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Facing the Holidays after Losing a Loved One

December 13, 2016

The holidays are a special time for many of us, but for those who have lost loved ones it can be heart-wrenching to experience the holidays without them.

Yesterday was the sixth month anniversary of the Pulse nightclub tragedy, and for many families in Central Florida and beyond this will be their first Christmas, Hanukkah or New Year’s without their close family member or friend.

Grief goes through many stages and takes different forms in different people. If you’re dealing with grief as we head into the holiday season, here are some things that can help:

Embrace Memories

Memories of loved ones may come at festive times, such as putting up decorations, enjoying holiday parties or attending religious services. It’s okay to step away and take time for yourself, if need be.

Create New Traditions

Consider creating a new tradition to incorporate and honor the memory of your loved one if preexisting traditions are too hard. Whether it’s holiday caroling, preparing a special dish, taking a great vacation, watching a cheerful movie or placing a beautiful bouquet on your holiday table in honor of your loved one, new traditions will help you create positive memories to associate with the holidays.

Plan Ahead

Be prudent about how you schedule your time during the holidays. Say yes to events and people you’ll enjoy and no to anything that will add to your stress. Set realistic expectations for what you can handle during this time of year. You may feel it’s necessary to assume all the responsibilities of your loved one (this is especially true for surviving spouses with young children), but only focusing on the most important events, traditions and needs of your family will limit your stress.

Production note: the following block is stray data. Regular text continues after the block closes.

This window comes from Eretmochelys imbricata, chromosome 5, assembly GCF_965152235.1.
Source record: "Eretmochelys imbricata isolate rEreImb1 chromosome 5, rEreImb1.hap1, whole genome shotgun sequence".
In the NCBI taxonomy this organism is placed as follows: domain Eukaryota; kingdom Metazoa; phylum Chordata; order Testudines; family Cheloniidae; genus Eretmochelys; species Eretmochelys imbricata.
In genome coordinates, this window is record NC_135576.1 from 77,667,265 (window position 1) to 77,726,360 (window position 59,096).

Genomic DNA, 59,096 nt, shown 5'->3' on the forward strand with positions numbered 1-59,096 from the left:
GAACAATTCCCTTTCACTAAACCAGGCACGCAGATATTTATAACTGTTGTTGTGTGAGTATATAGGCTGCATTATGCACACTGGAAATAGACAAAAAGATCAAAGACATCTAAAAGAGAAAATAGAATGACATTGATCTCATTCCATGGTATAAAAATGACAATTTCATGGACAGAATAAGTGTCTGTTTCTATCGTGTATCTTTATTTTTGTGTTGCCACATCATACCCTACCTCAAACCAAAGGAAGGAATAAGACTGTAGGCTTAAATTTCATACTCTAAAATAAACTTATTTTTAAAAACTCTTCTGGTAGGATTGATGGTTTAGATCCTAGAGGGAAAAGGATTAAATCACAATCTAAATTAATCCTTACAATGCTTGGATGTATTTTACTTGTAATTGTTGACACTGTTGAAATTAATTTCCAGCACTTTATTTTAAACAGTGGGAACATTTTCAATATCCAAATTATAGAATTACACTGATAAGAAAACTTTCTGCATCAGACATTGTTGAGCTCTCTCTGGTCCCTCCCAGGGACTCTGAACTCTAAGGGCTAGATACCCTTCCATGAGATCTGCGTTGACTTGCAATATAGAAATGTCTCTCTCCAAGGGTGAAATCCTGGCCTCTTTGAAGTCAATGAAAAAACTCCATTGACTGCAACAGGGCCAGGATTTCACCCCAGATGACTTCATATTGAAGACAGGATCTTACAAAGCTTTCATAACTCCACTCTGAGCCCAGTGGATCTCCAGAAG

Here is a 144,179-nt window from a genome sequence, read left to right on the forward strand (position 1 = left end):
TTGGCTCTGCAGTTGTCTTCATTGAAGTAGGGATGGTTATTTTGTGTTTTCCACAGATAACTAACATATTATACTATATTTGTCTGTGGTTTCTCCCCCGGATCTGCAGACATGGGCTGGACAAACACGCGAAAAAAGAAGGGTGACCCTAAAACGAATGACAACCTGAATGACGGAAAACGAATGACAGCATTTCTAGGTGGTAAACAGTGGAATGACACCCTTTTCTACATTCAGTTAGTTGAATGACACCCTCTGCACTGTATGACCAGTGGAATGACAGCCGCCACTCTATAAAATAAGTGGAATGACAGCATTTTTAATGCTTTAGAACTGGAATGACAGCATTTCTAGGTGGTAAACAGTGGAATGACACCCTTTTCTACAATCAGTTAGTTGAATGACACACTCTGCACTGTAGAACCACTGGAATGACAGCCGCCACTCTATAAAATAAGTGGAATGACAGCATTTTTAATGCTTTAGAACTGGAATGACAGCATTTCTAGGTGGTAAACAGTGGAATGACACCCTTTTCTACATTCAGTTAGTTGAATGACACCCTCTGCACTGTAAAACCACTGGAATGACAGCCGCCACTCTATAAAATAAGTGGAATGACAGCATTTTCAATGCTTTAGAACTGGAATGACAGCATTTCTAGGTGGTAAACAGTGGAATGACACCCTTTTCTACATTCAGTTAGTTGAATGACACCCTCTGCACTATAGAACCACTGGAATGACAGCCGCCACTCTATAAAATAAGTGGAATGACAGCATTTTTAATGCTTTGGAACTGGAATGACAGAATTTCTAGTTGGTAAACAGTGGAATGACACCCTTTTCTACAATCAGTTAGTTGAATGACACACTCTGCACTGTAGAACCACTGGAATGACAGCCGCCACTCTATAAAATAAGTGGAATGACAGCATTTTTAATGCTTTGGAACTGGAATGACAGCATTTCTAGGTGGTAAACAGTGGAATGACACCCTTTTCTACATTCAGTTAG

Be in Good Company

Surround yourself with loved ones. Isolating yourself will not make you feel any better, and may actually be more hurtful. Reach out to friends, family and others who you know are feeling the same way and who can help.

Be of Service

Often helping others helps us heal, too. Volunteer at your local church, synagogue or religious institution, help distribute gifts to those in need, donate to a food pantry or volunteer to help feed the hungry and homeless. Giving your time and giving back to the community can help you feel less isolated during the holidays.

Talk to Someone

Sometimes we can’t overcome grief on our own. The holidays can be overwhelming and feelings of grief can be unrelenting, so it might be a good time to talk to a therapist or grief counselor about how you’re feeling. He or she can help you navigate this new experience, give you a sense of comfort and teach you coping strategies to help you get through it. Group therapy, where you share your thoughts with others who understand your experience, also may be beneficial.

Self-care is so important this time of year, especially when you are dealing with the loss of a loved one. There’s no rulebook for how to deal with grief, but the holidays are a good time to surround yourself with the things and the people you love.